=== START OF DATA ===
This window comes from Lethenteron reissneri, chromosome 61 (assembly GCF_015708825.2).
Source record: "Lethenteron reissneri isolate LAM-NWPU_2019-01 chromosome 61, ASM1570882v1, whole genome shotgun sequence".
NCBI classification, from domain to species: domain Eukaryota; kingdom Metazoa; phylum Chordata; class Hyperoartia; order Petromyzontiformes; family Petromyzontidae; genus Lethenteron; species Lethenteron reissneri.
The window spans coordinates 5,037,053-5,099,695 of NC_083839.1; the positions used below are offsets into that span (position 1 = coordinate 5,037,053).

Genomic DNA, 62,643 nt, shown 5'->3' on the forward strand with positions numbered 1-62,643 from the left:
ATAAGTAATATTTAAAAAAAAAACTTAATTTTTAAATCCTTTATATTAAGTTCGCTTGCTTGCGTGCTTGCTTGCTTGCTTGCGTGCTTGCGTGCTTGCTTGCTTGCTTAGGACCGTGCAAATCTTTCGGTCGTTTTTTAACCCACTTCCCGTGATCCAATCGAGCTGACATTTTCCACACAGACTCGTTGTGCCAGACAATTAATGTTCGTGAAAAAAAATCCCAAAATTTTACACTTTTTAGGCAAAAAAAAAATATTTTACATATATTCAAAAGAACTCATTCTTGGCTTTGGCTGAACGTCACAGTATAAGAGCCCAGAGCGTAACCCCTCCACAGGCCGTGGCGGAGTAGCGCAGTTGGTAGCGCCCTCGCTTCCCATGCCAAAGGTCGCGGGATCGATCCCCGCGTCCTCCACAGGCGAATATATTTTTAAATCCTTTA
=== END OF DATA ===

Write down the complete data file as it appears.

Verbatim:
This window comes from Lethenteron reissneri, chromosome 61 (assembly GCF_015708825.2).
Source record: "Lethenteron reissneri isolate LAM-NWPU_2019-01 chromosome 61, ASM1570882v1, whole genome shotgun sequence".
NCBI classification, from domain to species: domain Eukaryota; kingdom Metazoa; phylum Chordata; class Hyperoartia; order Petromyzontiformes; family Petromyzontidae; genus Lethenteron; species Lethenteron reissneri.
The window spans coordinates 5,037,053-5,099,695 of NC_083839.1; the positions used below are offsets into that span (position 1 = coordinate 5,037,053).

Genomic DNA, 62,643 nt, shown 5'->3' on the forward strand with positions numbered 1-62,643 from the left:
ATAAGTAATATTTAAAAAAAAAACTTAATTTTTAAATCCTTTATATTAAGTTCGCTTGCTTGCGTGCTTGCTTGCTTGCTTGCGTGCTTGCGTGCTTGCTTGCTTGCTTAGGACCGTGCAAATCTTTCGGTCGTTTTTTAACCCACTTCCCGTGATCCAATCGAGCTGACATTTTCCACACAGACTCGTTGTGCCAGACAATTAATGTTCGTGAAAAAAAATCCCAAAATTTTACACTTTTTAGGCAAAAAAAAAATATTTTACATATATTCAAAAGAACTCATTCTTGGCTTTGGCTGAACGTCACAGTATAAGAGCCCAGAGCGTAACCCCTCCACAGGCCGTGGCGGAGTAGCGCAGTTGGTAGCGCCCTCGCTTCCCATGCCAAAGGTCGCGGGATCGATCCCCGCGTCCTCCACAGGCGAATATATTTTTAAATCCTTTA